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How to revise effectively for Physics

Updated on April 11, 2012

First things first- Get organised

One of the easiest things you can do to improve your grade, is to start revising early. This can be really helpful in giving you both flexibility in the times you work, as well as reduce the amount of stress you're in later. The quickest and easiest way to do this is to timetable your work.

Just by googling the term exam timetable, it’s pretty easy to sort one of these out. Alternatively, they're pretty easy to make on excel, and this allows you to choose how you want to arrange your time slots. Once you begin to pencil in your times, keep these 3 tips in mind.

1) Never set yourself too much work - If your targets are unrealistic, you will feel demotivated about not achieving them. It's better to set and achieve realistic targets than feel like you're struggling with impossible ones.

2) Set a balance between reading or copying notes, and tackling physics problems - Like most things in life, physics becomes a lot easier the more questions you answer, reading alone will get you nowhere. Annoying as it sounds, as always, practice makes perfect.

3) Allow yourself structured breaks - Not taking breaks means you'll get worn out quicker, and instead of learning, you'll end up sitting there, bored out of your mind, hoping to absorb information when it'll never happen. 5 minutes every half hour, or 15 minutes every hour gives your mind a quick rest, enabling you to work better, and for longer in total.

What to actually study

In my opinion, the best way to learn physics is in 5 stages.

1) Break your work down into sections, so that you never try to take in too many things at once. Completing the next 4 steps after each section means you should feel comfortable with all of the work by the end, instead of having to feverishly run back over it every time you don’t understand something.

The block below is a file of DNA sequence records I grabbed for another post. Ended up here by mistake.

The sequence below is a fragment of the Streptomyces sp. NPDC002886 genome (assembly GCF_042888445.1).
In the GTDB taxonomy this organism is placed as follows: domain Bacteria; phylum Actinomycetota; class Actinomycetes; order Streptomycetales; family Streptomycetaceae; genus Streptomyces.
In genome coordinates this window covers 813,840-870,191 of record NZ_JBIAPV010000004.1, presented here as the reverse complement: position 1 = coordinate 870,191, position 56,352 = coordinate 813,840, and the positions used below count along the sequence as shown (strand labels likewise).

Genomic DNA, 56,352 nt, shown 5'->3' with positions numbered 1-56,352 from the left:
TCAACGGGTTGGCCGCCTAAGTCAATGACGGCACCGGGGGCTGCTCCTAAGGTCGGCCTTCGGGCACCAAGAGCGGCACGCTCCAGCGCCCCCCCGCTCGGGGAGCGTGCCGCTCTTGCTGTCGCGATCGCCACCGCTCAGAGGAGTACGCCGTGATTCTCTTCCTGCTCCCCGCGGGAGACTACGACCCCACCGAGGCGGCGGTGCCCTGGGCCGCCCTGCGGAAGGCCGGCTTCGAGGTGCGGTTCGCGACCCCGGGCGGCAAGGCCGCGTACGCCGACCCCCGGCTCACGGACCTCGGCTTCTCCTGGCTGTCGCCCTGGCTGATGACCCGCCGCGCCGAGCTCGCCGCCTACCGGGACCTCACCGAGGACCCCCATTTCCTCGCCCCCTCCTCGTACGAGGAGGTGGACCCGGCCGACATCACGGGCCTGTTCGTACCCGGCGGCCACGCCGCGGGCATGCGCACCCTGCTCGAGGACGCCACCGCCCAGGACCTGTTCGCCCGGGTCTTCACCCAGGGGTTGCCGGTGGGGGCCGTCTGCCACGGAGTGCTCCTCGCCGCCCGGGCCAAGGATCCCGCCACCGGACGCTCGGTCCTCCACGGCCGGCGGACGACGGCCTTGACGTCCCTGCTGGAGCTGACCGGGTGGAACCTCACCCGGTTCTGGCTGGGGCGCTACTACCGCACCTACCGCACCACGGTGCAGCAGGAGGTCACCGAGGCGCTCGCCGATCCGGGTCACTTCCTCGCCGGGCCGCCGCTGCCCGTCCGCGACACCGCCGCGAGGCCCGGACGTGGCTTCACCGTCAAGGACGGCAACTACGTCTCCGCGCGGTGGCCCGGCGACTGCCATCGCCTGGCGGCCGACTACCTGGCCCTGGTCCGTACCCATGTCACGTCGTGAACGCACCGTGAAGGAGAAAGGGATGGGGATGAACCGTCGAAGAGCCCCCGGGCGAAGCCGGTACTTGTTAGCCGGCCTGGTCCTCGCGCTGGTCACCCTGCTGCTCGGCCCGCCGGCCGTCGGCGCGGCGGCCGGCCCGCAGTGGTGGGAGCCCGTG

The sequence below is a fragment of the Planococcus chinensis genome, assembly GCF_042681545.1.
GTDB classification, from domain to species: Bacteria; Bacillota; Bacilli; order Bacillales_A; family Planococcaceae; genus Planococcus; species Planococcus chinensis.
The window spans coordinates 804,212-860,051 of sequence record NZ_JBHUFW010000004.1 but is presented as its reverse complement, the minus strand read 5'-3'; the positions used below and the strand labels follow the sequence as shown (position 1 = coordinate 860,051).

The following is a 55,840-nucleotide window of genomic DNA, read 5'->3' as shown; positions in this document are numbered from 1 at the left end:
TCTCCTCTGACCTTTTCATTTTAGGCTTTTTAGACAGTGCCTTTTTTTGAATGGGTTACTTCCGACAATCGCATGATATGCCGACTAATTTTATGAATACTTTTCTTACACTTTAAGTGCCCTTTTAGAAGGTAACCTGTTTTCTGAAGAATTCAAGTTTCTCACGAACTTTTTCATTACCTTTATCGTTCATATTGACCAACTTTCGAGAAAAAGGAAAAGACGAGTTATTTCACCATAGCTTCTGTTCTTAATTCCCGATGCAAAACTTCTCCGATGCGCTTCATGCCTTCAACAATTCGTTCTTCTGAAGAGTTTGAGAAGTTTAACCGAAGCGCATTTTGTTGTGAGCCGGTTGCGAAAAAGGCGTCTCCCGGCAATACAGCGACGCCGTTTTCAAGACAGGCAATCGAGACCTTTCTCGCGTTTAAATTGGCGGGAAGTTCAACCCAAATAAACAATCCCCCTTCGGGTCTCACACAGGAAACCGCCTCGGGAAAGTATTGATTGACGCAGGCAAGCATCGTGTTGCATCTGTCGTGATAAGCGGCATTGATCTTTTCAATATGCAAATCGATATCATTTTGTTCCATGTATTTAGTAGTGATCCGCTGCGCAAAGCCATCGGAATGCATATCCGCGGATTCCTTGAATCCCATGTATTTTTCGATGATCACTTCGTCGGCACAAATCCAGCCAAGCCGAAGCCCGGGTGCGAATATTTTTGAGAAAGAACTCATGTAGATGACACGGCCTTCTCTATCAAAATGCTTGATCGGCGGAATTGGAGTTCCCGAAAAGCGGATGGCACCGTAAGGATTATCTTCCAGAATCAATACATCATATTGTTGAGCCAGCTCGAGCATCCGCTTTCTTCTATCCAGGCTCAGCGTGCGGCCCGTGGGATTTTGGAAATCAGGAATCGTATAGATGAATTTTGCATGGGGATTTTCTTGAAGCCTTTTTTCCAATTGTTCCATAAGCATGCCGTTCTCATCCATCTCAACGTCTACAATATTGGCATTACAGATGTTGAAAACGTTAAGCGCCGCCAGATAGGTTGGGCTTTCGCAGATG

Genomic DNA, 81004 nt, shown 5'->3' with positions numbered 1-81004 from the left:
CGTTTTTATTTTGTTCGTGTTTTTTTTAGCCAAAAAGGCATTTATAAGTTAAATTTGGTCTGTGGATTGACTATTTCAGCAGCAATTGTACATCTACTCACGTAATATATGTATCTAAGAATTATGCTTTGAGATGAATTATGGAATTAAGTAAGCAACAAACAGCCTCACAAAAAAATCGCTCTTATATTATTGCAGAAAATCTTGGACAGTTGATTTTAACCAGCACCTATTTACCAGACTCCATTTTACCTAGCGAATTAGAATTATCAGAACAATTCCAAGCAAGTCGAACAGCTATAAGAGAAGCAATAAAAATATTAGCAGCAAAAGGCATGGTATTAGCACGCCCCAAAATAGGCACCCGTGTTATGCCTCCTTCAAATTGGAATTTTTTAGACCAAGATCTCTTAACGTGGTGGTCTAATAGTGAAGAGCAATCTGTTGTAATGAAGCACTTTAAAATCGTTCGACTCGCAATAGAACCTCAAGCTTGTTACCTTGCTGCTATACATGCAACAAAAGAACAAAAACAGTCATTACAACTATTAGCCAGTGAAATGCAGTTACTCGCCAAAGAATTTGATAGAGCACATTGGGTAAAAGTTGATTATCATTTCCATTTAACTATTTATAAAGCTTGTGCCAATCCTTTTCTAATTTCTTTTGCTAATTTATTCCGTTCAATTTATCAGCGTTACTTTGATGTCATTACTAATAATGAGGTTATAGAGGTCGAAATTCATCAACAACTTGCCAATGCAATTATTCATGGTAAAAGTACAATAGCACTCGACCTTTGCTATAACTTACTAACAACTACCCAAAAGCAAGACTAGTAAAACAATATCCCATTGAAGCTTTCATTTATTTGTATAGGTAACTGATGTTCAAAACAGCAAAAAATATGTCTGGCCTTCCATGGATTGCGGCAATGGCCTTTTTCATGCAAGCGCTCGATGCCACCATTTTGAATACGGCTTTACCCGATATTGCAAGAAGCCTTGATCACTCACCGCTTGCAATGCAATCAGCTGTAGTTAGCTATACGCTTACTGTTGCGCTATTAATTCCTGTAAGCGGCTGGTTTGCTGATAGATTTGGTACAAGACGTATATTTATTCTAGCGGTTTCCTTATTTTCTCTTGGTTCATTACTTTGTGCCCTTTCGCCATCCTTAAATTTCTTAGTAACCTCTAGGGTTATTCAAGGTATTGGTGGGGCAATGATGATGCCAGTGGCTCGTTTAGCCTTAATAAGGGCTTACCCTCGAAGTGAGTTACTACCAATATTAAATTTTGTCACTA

2) Read through, and take the time to understand the initial material. By not rushing, and taking every word in, you'll find yourself much less likely to need to re-read work you've already done. To make sure you’ve understood it; ask yourself “Could I explain this to someone who has never read about this subject before”. If the answer to this is yes, move on to step 3.

3) Complete some practice questions on the section. Even if you need to refer back to the material, this will help really ingrain it into your mind.

4) Write a small summary of what you have learned for the section, including what you learned during the practice questions, such as particular things you struggled with, and how you overcame them.

5) When all sections are complete, go over your summary notes, and try the practice questions again. Repeat for any section you struggled with.

Anticipating your exam

Finally, one of the most useful tips I can give you is to try and work out what is going to come up. Ideally, you should be ready for anything they can throw at you by this stage, but life can be made that little bit easier with some educated guessing. Go over past papers, and check for recurring themes. If possible, look at your learning specifications or curse outlines, and see if you can find questions specific to these. By referring to old papers, you can feel more assured that you know you can cope with the exam ahead, and that confidence will aid you in keeping a clear mind, to do your best in the exam.

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    • Parks McCants profile image

      Parks McCants 

      6 years ago from Eugene Oregon U.S.A.

      I believe your format can be applied to any discipline one intends to engage in. Well done,and thank you for taking the time to share your thoughts here.

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